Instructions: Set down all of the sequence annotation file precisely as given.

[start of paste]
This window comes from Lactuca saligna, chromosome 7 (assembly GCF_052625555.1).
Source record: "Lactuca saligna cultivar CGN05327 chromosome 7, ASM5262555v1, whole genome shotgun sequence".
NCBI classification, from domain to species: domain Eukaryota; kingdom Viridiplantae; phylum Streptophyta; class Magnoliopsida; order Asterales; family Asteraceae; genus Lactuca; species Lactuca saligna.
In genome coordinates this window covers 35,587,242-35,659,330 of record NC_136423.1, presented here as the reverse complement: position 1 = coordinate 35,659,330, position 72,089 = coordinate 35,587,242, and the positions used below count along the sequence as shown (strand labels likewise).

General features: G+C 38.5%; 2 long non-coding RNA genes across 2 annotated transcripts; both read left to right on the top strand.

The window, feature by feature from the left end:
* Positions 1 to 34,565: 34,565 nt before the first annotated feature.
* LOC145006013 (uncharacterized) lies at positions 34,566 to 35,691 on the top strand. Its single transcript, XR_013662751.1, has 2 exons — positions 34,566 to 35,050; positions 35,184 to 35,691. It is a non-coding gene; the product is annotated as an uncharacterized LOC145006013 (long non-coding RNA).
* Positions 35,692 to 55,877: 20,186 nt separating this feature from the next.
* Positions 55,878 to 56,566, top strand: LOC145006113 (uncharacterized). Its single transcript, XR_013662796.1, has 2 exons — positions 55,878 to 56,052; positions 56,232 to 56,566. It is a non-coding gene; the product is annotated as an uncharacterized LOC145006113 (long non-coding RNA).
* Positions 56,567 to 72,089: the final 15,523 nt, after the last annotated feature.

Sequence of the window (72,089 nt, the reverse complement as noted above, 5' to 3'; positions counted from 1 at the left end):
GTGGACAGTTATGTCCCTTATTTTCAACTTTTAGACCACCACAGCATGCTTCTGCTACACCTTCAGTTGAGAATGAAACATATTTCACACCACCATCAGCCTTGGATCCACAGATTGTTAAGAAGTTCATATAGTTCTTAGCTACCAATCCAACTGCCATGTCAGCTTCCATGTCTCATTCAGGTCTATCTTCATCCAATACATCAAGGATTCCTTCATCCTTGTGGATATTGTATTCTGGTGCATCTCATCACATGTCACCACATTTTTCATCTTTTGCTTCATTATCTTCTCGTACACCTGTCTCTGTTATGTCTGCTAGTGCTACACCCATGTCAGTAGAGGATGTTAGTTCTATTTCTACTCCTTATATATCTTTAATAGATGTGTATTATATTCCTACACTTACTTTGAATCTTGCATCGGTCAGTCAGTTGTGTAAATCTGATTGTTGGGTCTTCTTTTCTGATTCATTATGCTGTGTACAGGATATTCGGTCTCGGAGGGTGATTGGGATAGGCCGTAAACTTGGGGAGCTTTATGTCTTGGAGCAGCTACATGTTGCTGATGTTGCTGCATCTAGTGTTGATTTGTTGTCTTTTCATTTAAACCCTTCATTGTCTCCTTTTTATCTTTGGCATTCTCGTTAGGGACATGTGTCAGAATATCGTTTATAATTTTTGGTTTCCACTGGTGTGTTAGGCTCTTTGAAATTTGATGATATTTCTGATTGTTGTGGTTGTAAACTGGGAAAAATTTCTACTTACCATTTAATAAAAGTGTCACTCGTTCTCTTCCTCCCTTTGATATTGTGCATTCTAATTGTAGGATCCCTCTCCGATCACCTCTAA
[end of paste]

This window comes from Lactuca saligna, chromosome 7 (assembly GCF_052625555.1).
Source record: "Lactuca saligna cultivar CGN05327 chromosome 7, ASM5262555v1, whole genome shotgun sequence".
NCBI classification, from domain to species: domain Eukaryota; kingdom Viridiplantae; phylum Streptophyta; class Magnoliopsida; order Asterales; family Asteraceae; genus Lactuca; species Lactuca saligna.
In genome coordinates this window covers 35,587,242-35,659,330 of record NC_136423.1, presented here as the reverse complement: position 1 = coordinate 35,659,330, position 72,089 = coordinate 35,587,242, and the positions used below count along the sequence as shown (strand labels likewise).

General features: G+C 38.5%; 2 long non-coding RNA genes across 2 annotated transcripts; both read left to right on the top strand.

The window, feature by feature from the left end:
* Positions 1 to 34,565: 34,565 nt before the first annotated feature.
* LOC145006013 (uncharacterized) lies at positions 34,566 to 35,691 on the top strand. Its single transcript, XR_013662751.1, has 2 exons — positions 34,566 to 35,050; positions 35,184 to 35,691. It is a non-coding gene; the product is annotated as an uncharacterized LOC145006013 (long non-coding RNA).
* Positions 35,692 to 55,877: 20,186 nt separating this feature from the next.
* Positions 55,878 to 56,566, top strand: LOC145006113 (uncharacterized). Its single transcript, XR_013662796.1, has 2 exons — positions 55,878 to 56,052; positions 56,232 to 56,566. It is a non-coding gene; the product is annotated as an uncharacterized LOC145006113 (long non-coding RNA).
* Positions 56,567 to 72,089: the final 15,523 nt, after the last annotated feature.

Sequence of the window (72,089 nt, the reverse complement as noted above, 5' to 3'; positions counted from 1 at the left end):
GTGGACAGTTATGTCCCTTATTTTCAACTTTTAGACCACCACAGCATGCTTCTGCTACACCTTCAGTTGAGAATGAAACATATTTCACACCACCATCAGCCTTGGATCCACAGATTGTTAAGAAGTTCATATAGTTCTTAGCTACCAATCCAACTGCCATGTCAGCTTCCATGTCTCATTCAGGTCTATCTTCATCCAATACATCAAGGATTCCTTCATCCTTGTGGATATTGTATTCTGGTGCATCTCATCACATGTCACCACATTTTTCATCTTTTGCTTCATTATCTTCTCGTACACCTGTCTCTGTTATGTCTGCTAGTGCTACACCCATGTCAGTAGAGGATGTTAGTTCTATTTCTACTCCTTATATATCTTTAATAGATGTGTATTATATTCCTACACTTACTTTGAATCTTGCATCGGTCAGTCAGTTGTGTAAATCTGATTGTTGGGTCTTCTTTTCTGATTCATTATGCTGTGTACAGGATATTCGGTCTCGGAGGGTGATTGGGATAGGCCGTAAACTTGGGGAGCTTTATGTCTTGGAGCAGCTACATGTTGCTGATGTTGCTGCATCTAGTGTTGATTTGTTGTCTTTTCATTTAAACCCTTCATTGTCTCCTTTTTATCTTTGGCATTCTCGTTAGGGACATGTGTCAGAATATCGTTTATAATTTTTGGTTTCCACTGGTGTGTTAGGCTCTTTGAAATTTGATGATATTTCTGATTGTTGTGGTTGTAAACTGGGAAAAATTTCTACTTACCATTTAATAAAAGTGTCACTCGTTCTCTTCCTCCCTTTGATATTGTGCATTCTAATTGTAGGATCCCTCTCCGATCACCTCTAA